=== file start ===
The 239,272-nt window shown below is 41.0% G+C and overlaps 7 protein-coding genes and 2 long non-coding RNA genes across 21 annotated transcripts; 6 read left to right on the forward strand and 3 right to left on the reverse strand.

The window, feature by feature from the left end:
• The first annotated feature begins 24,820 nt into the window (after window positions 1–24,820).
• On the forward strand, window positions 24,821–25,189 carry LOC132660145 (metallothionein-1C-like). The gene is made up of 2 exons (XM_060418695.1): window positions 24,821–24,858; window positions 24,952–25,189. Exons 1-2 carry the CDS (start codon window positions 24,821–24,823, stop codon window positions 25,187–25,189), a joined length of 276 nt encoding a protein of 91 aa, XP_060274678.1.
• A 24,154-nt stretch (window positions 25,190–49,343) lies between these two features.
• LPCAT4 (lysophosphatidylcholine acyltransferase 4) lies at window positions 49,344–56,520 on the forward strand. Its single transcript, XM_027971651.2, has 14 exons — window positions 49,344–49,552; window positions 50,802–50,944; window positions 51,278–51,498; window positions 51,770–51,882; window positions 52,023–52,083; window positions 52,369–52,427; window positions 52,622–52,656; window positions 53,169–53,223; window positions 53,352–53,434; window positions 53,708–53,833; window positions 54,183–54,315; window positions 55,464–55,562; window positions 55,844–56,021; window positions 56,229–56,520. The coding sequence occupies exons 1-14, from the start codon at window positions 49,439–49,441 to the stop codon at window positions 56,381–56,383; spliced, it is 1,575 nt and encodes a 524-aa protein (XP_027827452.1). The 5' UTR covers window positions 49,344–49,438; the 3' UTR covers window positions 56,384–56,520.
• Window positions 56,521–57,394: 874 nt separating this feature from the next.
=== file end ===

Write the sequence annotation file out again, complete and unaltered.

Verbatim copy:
The 239,272-nt window shown below is 41.0% G+C and overlaps 7 protein-coding genes and 2 long non-coding RNA genes across 21 annotated transcripts; 6 read left to right on the forward strand and 3 right to left on the reverse strand.

The window, feature by feature from the left end:
• The first annotated feature begins 24,820 nt into the window (after window positions 1–24,820).
• On the forward strand, window positions 24,821–25,189 carry LOC132660145 (metallothionein-1C-like). The gene is made up of 2 exons (XM_060418695.1): window positions 24,821–24,858; window positions 24,952–25,189. Exons 1-2 carry the CDS (start codon window positions 24,821–24,823, stop codon window positions 25,187–25,189), a joined length of 276 nt encoding a protein of 91 aa, XP_060274678.1.
• A 24,154-nt stretch (window positions 25,190–49,343) lies between these two features.
• LPCAT4 (lysophosphatidylcholine acyltransferase 4) lies at window positions 49,344–56,520 on the forward strand. Its single transcript, XM_027971651.2, has 14 exons — window positions 49,344–49,552; window positions 50,802–50,944; window positions 51,278–51,498; window positions 51,770–51,882; window positions 52,023–52,083; window positions 52,369–52,427; window positions 52,622–52,656; window positions 53,169–53,223; window positions 53,352–53,434; window positions 53,708–53,833; window positions 54,183–54,315; window positions 55,464–55,562; window positions 55,844–56,021; window positions 56,229–56,520. The coding sequence occupies exons 1-14, from the start codon at window positions 49,439–49,441 to the stop codon at window positions 56,381–56,383; spliced, it is 1,575 nt and encodes a 524-aa protein (XP_027827452.1). The 5' UTR covers window positions 49,344–49,438; the 3' UTR covers window positions 56,384–56,520.
• Window positions 56,521–57,394: 874 nt separating this feature from the next.